Edit ModuleShow Tags

Pizza Marketing and the Culture of Outrage

Humor can have its place in a pizza business, but take care not to go too far.



The Breakell family in 2009

pizzalchik.com

 

Making people laugh is a tricky business. It can even be risky, as any class smart-aleck who cracked the wrong joke about the wrong kid in elementary school will tell you. I should know—I was that class smart-aleck. Not so much a clown, just a smart-aleck. Clowns can get away with a lot more than smart-alecks. Trust me on that one.

Brad Breakell, owner of Pizzalchik in Boise, Idaho, is a guy who likes to make people laugh and uses his off-the-wall sense of humor to sell pizza. But he has learned the hard way to tread carefully in today’s culture of outrage.

Breakell has created a pantheon of goofy characters for his intentionally corny “Fireside Menu Chat” videos, in which he introduces his weekly specials. Judging by views, likes and shares, his customers love them. A Valentine’s Day video—featuring Breakell as a bizarrely clad Cupid with an awful French accent—garnered more than 4,000 views. Other characters include Amelia Child (a squeaky-voiced cross between Amelia Earhart and Julia Child) and Idiotic Jones (exhausted after his recent escape from the Temple of Doom).

He sings, he dances, he cracks awful jokes and peddles pies, pastas and soups. But, harmless as Breakell’s hokey humor may appear to most, he has twice managed to incite outrage with his characters. As Billy Burrito, denounced by some as a racist stereotype of a Mexican, he donned a sombrero and poncho and smeared his face with brownish makeup. Another character, Jacklyn Jaws, tied into Shark Week, but Breakell’s darkened skin—meant to create a visual contrast with an all-white cardboard cutout of a shark’s head—struck many as a blackface gag.

Breakell has strongly denied any racist intent and released an apology video after the Jacklyn Jaws debacle. Even so, the Huffington Post has called him out twice, generating ugly publicity for a family-friendly pizza shop with a peace-and-love hippie vibe. Meanwhile, local media—print and TV—have also shone a harsh spotlight on Pizzalchik. Chastised but unbowed, Breakell keeps putting out videos, developing new oddball characters and pushing his weekly specials.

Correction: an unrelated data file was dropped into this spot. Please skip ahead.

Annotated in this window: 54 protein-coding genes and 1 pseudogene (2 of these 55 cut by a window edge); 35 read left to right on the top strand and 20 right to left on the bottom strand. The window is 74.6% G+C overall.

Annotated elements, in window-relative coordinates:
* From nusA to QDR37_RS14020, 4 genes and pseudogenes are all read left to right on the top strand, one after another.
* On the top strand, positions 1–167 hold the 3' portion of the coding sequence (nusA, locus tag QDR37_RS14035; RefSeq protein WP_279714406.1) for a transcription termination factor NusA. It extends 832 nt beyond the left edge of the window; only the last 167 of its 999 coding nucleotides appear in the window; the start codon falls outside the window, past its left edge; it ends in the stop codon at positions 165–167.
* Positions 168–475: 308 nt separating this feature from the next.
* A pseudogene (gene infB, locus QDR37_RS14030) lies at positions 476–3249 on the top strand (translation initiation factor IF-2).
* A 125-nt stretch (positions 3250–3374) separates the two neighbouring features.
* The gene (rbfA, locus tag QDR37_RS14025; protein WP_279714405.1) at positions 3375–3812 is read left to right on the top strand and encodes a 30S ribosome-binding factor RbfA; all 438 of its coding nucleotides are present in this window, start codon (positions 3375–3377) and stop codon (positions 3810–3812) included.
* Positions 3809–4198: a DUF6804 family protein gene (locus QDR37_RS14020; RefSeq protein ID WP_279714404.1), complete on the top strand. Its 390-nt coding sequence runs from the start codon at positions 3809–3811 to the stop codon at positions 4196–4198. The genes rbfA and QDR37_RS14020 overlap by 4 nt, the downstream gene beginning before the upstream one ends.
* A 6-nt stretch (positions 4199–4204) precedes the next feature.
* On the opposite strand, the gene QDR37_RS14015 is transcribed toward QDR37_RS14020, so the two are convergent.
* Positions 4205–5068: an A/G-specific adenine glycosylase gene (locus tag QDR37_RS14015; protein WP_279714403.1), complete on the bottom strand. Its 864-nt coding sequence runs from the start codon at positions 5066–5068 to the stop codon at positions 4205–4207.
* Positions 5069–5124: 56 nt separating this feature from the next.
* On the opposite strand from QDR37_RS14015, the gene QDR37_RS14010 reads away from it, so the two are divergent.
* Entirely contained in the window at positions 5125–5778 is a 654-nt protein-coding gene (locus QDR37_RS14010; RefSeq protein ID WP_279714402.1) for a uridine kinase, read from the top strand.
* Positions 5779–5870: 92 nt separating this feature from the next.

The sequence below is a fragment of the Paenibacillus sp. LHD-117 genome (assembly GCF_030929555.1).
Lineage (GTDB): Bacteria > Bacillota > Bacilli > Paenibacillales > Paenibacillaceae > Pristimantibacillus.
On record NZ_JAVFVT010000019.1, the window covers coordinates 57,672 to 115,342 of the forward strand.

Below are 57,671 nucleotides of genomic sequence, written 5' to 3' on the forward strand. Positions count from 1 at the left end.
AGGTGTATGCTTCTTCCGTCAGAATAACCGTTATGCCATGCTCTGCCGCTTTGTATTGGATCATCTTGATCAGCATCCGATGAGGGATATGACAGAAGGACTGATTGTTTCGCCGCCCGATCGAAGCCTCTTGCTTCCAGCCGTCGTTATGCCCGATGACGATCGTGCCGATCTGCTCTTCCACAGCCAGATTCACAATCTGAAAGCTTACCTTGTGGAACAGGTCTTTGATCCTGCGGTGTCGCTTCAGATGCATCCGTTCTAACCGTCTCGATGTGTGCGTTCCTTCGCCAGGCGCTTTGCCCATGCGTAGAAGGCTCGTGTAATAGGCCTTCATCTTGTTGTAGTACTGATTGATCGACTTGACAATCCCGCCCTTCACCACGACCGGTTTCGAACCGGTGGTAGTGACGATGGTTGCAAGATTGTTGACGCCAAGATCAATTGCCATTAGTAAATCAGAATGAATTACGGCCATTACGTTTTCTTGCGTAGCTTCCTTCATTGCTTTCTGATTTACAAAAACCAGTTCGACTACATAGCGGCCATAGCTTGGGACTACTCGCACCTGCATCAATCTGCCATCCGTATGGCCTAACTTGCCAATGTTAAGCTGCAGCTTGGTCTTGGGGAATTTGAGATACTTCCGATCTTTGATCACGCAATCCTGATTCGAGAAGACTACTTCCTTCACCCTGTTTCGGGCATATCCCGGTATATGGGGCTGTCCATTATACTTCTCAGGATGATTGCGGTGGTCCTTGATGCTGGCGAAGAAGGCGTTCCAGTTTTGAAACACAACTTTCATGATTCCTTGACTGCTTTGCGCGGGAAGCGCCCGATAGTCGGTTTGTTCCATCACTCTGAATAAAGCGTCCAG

Breakell isn’t the first restaurateur to wander into the minefield of political correctness while shooting for laughs. As a marketer, he has the right idea, using video, social media and his own quirky personality to distinguish his brand and connect with his customers authentically. But his errors of judgment and media travails remind us that humor as a marketing strategy can be a double-edged sword, intent doesn’t necessarily matter, and noisy outrage trumps civil discourse every time. As a kid, I paid the price for my so-called wit with a fat lip or two. For a restaurant owner with a livelihood to think about, the penalty could be far worse.

—Rick

 

Edit Module

Tell us what you think at or email.

Edit Module
Edit ModuleShow Tags
Edit ModuleShow Tags

Related Articles

Eight Ways to Jump-Start Spring Sales

From Easter through Mother’s Day, here are 8 ways to ring in the spring with seasonal flings and give your sales a jump start.

Tips from the Team: Serving Up the Suds

Sean Dempsey explains how to pour on the profits by adding craft beers to your operation.

Preventing the Pita Effect in Par-Baked Pizzas

Par-baked crusts offer some time-saving advantages, but keep these tips in mind to prevent the formation of pockets.

Old-School vs. Online Marketing: Getting the Best Out of Both

From flyers to Google Ads, Think Tankers share tips and tricks for marketing your pizzeria.

2019: Already a Year to Remember

The U.S. Pizza Team shines on ESPN3

Product Spotlight-March 2019

Maintain a Good Relationship With Your Oven to Avoid Later Heartache

Buying an oven is like getting married—weigh the pros and cons carefully before rushing into a long-term commitment.

Milwaukee-Style Pizza Offers Up Great Options for Pizza & Beer Pairing

You can’t go to Milwaukee and not drink beer. Fortunately, Milwaukee-style pizza was designed with beer drinkers in mind.

Paying Your Pizzeria's Employees Well Can Yield Big Dividends

Derrick Tung, owner of Paulie Gee’s Logan Square in Chicago, details his innovative approach to paying and incentivizing employees—and why his opening night was such a stinker.

Adding Deli Sandwiches Can Kick Up Your Pizzeria's Sales

Thinking of adding a deli component to your pizzeria? These two creative operators explain how sandwich success has kept their pizza businesses booming.
Edit ModuleShow Tags
Edit ModuleShow Tags
Edit Module
Edit Module
Edit ModuleShow Tags
Edit ModuleShow Tags
Edit Module
Edit ModuleShow Tags
Edit ModuleShow Tags